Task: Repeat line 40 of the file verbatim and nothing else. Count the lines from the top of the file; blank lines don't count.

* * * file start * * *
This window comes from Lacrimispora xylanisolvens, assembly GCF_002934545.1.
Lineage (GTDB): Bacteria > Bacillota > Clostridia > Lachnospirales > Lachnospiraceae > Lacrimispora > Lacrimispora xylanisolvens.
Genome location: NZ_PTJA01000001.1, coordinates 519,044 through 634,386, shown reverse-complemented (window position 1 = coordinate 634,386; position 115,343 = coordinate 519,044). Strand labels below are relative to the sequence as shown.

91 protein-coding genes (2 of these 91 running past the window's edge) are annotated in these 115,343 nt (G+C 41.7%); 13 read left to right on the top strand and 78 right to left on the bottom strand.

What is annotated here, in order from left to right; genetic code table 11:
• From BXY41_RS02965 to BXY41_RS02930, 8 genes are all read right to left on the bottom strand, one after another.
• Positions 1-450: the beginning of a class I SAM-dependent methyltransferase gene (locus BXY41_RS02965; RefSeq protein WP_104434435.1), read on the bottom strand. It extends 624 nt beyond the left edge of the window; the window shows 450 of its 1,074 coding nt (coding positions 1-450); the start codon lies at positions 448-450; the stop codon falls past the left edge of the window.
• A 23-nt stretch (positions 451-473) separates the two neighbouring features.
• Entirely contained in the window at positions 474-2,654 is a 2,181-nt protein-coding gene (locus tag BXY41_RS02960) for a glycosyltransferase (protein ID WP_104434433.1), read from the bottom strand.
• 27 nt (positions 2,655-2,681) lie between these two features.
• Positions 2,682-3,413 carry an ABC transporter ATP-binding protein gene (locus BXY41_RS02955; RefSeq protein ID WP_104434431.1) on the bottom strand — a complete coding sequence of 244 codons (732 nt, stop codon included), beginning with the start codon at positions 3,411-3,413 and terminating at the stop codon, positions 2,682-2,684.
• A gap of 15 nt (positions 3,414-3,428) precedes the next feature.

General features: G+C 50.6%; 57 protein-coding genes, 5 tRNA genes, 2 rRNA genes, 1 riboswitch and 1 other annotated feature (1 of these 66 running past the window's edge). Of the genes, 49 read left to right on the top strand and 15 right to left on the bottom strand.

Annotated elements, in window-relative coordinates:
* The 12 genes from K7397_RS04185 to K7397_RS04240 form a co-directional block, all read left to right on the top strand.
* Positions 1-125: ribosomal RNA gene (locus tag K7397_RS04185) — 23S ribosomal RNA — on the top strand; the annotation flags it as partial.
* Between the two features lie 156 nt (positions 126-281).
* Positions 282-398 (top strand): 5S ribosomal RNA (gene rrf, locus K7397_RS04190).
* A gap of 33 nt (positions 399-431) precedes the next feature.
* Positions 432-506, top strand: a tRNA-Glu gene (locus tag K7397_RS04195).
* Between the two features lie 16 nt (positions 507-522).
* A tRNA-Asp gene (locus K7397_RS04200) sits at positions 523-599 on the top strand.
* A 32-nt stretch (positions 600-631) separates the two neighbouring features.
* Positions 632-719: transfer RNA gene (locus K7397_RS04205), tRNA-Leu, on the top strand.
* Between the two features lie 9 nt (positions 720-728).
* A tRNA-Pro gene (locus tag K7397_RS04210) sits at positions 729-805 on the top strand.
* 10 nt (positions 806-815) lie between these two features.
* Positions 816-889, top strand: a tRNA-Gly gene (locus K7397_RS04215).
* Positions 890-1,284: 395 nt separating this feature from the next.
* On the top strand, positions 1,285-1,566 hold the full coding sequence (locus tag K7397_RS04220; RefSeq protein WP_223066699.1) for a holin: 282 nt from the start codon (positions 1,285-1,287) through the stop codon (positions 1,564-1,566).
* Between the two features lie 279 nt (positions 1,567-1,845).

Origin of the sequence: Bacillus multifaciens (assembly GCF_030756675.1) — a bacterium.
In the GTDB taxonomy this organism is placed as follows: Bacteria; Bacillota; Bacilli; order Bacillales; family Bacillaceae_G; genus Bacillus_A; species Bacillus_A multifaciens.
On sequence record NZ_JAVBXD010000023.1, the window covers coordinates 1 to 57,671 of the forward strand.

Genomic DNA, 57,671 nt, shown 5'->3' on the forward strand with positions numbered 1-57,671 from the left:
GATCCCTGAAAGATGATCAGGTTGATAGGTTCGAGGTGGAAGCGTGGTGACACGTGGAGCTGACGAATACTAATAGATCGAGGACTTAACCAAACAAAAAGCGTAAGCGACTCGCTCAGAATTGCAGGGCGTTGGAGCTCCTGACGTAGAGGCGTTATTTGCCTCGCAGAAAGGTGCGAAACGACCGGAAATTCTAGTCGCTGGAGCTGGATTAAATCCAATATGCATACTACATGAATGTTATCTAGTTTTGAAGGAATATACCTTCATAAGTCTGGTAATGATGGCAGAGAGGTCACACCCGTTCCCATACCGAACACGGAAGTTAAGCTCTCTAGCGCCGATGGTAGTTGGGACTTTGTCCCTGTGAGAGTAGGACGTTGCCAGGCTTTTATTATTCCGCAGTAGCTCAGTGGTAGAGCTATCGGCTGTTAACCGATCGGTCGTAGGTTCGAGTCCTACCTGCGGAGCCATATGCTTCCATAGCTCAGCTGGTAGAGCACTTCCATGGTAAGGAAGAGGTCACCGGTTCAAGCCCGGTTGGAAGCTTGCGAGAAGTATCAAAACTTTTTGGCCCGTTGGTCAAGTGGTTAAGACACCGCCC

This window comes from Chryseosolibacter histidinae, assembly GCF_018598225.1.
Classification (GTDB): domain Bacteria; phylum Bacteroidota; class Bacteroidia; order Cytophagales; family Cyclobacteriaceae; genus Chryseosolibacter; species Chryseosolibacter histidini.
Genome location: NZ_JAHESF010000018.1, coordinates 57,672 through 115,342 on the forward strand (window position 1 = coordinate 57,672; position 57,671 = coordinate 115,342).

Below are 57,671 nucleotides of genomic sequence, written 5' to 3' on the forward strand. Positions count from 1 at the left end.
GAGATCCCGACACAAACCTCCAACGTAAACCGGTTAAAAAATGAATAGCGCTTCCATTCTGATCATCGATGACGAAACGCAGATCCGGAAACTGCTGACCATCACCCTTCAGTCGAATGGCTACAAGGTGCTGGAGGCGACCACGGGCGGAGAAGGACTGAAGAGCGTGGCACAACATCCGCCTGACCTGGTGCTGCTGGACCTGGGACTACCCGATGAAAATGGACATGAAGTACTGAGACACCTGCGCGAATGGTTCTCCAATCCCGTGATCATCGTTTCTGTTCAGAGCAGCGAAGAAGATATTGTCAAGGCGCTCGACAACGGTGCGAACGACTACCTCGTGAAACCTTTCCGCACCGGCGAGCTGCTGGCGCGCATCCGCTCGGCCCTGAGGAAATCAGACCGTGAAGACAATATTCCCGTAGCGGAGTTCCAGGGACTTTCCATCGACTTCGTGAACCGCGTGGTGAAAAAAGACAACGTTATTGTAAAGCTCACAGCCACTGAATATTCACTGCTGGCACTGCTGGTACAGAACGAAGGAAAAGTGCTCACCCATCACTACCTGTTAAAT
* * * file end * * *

Below are 57,671 nucleotides of genomic sequence, written 5' to 3' on the forward strand. Positions count from 1 at the left end.